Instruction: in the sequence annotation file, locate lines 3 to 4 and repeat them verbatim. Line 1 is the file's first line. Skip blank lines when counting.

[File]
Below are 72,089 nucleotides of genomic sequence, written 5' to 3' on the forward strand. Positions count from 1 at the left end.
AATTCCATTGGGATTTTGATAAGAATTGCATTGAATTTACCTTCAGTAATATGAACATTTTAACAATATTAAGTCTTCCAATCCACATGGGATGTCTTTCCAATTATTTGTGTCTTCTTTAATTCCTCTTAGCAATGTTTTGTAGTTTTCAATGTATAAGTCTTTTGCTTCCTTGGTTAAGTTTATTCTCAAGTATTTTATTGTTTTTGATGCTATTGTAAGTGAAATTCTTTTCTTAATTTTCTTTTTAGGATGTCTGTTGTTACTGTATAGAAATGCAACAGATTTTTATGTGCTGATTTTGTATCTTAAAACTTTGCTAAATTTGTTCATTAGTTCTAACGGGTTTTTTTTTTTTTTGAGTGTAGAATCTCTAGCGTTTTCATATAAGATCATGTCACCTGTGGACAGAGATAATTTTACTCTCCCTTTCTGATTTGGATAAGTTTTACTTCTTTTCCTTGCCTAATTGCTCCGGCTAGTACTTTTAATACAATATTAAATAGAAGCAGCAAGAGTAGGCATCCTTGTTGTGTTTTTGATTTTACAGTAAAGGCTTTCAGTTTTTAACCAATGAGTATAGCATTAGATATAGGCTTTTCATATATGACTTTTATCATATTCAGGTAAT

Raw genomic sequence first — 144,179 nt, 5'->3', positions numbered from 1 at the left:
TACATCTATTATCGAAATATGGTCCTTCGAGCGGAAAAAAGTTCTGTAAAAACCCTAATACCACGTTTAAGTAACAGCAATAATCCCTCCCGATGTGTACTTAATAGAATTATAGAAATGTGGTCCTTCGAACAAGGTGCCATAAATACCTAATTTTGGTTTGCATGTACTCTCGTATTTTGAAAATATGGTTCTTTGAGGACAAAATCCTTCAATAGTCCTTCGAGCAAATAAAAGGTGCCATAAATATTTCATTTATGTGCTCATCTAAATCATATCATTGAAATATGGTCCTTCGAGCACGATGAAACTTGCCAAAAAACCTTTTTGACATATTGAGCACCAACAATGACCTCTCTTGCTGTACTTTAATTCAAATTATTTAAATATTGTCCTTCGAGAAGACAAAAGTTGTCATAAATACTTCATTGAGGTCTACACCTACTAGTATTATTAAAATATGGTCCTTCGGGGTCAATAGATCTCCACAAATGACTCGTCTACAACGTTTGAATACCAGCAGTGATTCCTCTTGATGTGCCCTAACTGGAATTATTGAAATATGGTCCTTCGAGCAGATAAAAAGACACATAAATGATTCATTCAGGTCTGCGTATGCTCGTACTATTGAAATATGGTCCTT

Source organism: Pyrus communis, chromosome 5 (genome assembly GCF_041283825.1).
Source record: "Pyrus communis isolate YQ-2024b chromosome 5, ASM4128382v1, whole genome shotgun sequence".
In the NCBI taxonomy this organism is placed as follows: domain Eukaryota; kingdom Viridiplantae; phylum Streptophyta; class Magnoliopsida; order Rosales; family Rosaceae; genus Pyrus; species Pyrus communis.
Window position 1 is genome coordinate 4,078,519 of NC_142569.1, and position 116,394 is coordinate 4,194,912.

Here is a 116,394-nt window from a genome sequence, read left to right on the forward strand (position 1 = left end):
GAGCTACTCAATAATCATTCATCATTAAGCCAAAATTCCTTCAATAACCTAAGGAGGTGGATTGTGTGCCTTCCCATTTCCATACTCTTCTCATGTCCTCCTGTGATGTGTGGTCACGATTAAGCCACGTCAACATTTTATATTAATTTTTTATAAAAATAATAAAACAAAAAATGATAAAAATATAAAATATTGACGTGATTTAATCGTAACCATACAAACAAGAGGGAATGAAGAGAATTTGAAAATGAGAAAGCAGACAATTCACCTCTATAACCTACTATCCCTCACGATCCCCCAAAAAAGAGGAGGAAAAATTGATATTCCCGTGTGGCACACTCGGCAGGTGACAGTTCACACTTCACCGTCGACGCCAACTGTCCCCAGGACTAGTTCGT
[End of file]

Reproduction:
Raw genomic sequence first — 144,179 nt, 5'->3', positions numbered from 1 at the left:
TACATCTATTATCGAAATATGGTCCTTCGAGCGGAAAAAAGTTCTGTAAAAACCCTAATACCACGTTTAAGTAACAGCAATAATCCCTCCCGATGTGTACTTAATAGAATTATAGAAATGTGGTCCTTCGAACAAGGTGCCATAAATACCTAATTTTGGTTTGCATGTACTCTCGTATTTTGAAAATATGGTTCTTTGAGGACAAAATCCTTCAATAGTCCTTCGAGCAAATAAAAGGTGCCATAAATATTTCATTTATGTGCTCATCTAAATCATATCATTGAAATATGGTCCTTCGAGCACGATGAAACTTGCCAAAAAACCTTTTTGACATATTGAGCACCAACAATGACCTCTCTTGCTGTACTTTAATTCAAATTATTTAAATATTGTCCTTCGAGAAGACAAAAGTTGTCATAAATACTTCATTGAGGTCTACACCTACTAGTATTATTAAAATATGGTCCTTCGGGGTCAATAGATCTCCACAAATGACTCGTCTACAACGTTTGAATACCAGCAGTGATTCCTCTTGATGTGCCCTAACTGGAATTATTGAAATATGGTCCTTCGAGCAGATAAAAAGACACATAAATGATTCATTCAGGTCTGCGTATGCTCGTACTATTGAAATATGGTCCTT